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Wednesday, December 01, 2010

Bhagwati: India or China?

Who will grow faster, China or India? Jagdish Bhagwati says it depends upon whether you adopt a short or long horizon. In the short-run, China has the advantage, but in the longer run, India has the advantage:

India or China?, by Jagdish Bhagwati, Commentary, NY Times: ...Will China grow faster than India...? In fact, this contest dates back to 1947, when India gained independence and democracy..., while China turned to Communism...
As it happened, however, both giants slept on – until the 1980’s in China and the early 1990’s in India – mainly because both countries embraced a counter-productive policy framework...
Reflecting flawed economic arguments, India embraced autarky in trade and rejected inflows of equity investment. It also witnessed economic interventionism on a massive scale... In China, the results were similar, as the political embrace of Communism meant going autarkic and giving the state a massive role in the economy.
After progressively dismantling their inefficient policy frameworks in favor of “liberal” reforms, the ... race was finally on. And ... China ... grew faster, because it changed its policy framework much faster than democracy permits. But there are good reasons to suspect that China’s authoritarian advantage will not endure.
First, while authoritarianism can accelerate reforms, it can also be a serious handicap. ... Moreover,... as growth accelerates, political aspirations are aroused. Will the Chinese authorities respond to them with ever greater repression,... creating discord and disruption, or will they accommodate new popular demands by moving to greater democracy? ...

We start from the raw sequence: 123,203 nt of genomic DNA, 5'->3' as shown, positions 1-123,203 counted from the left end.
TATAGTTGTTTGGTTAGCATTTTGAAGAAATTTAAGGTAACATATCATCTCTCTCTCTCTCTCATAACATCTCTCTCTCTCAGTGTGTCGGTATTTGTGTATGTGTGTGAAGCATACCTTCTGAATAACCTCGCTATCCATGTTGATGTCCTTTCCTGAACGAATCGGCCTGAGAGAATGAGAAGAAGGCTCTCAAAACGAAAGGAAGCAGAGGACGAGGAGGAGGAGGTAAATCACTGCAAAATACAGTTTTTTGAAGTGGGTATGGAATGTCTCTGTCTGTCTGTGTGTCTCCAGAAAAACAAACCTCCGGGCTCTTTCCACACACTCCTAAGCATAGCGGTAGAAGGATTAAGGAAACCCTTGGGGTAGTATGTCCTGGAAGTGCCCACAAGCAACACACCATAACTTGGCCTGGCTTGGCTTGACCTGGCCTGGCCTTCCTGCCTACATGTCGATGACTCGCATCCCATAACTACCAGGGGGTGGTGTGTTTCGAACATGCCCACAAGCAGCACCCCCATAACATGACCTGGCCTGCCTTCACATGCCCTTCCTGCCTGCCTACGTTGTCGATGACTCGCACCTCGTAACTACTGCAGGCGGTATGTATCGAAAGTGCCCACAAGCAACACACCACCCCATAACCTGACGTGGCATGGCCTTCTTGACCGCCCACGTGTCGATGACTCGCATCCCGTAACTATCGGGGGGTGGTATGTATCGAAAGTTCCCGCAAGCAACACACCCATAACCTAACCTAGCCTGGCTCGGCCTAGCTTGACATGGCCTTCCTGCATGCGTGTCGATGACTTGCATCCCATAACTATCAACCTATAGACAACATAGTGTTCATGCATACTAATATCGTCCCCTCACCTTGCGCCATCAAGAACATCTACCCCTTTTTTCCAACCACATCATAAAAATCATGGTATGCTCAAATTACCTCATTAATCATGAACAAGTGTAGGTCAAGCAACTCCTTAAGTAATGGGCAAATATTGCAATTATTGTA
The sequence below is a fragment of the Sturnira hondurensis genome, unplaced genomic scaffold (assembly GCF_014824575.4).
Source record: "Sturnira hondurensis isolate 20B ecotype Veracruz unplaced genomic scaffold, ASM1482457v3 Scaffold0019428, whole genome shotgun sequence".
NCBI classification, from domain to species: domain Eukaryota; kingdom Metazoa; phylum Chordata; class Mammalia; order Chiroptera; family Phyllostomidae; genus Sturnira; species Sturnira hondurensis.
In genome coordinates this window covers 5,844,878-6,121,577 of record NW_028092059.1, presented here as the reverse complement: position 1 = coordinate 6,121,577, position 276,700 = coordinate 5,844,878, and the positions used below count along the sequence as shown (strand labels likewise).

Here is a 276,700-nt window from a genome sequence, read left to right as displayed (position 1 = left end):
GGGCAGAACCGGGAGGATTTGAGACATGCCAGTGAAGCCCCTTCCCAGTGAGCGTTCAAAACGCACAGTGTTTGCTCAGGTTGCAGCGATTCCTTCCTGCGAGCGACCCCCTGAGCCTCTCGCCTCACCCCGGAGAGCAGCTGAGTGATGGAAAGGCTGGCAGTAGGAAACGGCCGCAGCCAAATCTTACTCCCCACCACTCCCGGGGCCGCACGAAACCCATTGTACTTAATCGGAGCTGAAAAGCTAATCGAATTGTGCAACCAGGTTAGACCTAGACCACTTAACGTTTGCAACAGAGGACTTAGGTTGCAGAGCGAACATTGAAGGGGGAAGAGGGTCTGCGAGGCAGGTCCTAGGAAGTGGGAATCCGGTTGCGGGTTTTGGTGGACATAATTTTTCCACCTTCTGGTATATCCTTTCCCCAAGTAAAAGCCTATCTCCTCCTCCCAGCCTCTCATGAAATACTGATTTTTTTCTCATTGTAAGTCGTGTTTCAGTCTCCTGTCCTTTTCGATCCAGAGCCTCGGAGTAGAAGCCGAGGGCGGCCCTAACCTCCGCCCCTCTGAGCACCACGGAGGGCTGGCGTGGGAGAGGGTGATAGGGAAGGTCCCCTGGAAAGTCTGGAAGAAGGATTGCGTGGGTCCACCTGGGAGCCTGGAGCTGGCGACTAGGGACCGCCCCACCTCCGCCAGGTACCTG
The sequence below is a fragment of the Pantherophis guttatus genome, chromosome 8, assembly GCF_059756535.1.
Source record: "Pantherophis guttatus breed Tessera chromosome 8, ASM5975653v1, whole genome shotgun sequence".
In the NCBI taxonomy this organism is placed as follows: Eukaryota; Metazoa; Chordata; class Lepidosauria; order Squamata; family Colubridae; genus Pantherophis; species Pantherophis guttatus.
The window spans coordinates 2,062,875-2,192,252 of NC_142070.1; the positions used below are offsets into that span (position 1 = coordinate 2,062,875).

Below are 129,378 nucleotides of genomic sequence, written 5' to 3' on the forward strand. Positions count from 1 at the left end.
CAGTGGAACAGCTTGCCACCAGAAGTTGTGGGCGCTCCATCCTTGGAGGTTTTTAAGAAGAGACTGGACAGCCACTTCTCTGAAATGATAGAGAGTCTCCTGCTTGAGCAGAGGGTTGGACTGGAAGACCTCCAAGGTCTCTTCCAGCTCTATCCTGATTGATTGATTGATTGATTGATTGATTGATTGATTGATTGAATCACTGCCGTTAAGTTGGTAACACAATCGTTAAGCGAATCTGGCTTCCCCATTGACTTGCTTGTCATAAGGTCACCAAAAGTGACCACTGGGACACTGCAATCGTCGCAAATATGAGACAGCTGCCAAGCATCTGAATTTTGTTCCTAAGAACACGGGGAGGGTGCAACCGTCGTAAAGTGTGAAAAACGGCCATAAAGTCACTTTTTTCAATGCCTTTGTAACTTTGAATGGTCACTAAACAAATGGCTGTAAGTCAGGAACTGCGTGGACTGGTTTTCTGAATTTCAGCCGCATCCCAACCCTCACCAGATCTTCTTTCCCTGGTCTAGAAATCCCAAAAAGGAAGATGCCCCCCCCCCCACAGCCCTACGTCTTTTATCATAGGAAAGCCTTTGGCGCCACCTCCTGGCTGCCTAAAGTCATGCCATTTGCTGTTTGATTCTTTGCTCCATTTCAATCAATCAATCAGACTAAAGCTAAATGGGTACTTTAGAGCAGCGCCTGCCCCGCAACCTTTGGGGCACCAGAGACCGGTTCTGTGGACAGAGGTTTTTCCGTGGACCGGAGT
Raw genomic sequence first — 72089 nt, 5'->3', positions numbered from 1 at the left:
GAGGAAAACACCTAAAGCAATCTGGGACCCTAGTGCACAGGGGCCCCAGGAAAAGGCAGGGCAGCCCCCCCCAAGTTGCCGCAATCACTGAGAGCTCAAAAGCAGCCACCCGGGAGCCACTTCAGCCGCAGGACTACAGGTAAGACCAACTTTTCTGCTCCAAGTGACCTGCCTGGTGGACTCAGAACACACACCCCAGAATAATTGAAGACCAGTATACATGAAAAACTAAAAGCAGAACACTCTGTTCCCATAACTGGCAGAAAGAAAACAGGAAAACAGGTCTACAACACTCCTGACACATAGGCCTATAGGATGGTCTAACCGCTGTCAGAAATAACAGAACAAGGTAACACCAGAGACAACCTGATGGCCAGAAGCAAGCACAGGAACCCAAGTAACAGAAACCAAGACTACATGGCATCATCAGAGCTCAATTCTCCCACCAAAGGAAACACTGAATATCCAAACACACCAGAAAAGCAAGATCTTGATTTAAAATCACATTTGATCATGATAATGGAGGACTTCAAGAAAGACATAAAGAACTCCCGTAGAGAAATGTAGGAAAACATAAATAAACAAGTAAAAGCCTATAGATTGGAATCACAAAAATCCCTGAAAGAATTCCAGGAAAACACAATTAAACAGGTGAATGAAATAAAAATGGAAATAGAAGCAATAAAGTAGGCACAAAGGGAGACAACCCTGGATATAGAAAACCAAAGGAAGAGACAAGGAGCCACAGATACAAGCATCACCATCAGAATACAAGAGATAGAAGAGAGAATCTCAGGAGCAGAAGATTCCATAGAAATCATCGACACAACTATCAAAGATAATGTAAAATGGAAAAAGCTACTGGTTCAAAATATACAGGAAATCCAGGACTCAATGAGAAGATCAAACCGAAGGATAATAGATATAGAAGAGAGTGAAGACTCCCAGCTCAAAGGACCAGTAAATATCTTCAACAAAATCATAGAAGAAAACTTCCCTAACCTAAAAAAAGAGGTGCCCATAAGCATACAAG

Finally, China’s growth must continue to depend on its exploitation of external markets, which makes it vulnerable.., hassles and hiccups for Chinese exports can be confidently expected.
Economic factors also militate against Chinese prospects. China was clearly able for many years to ... grow rapidly without facing a labor-supply constraint... But now,... labor is getting scarce and wages are rising. ...
By contrast, India has a far more abundant supply of labor,... so that, as India’s investment rate increases, labor will not be a constraint. India will thus become the new China of the past two decades.
Besides, in contrast to China, where economic reforms were quicker and more complete, India still has a way to go: privatization, labor-market reforms, and opening up the retail sector to larger, more efficient operators are all pending – and will give a further boost to India’s growth rate once they are implemented.

    Posted by on Wednesday, December 1, 2010 at 12:58 AM in China, Development, Economics, India | Permalink  Comments (14)

          


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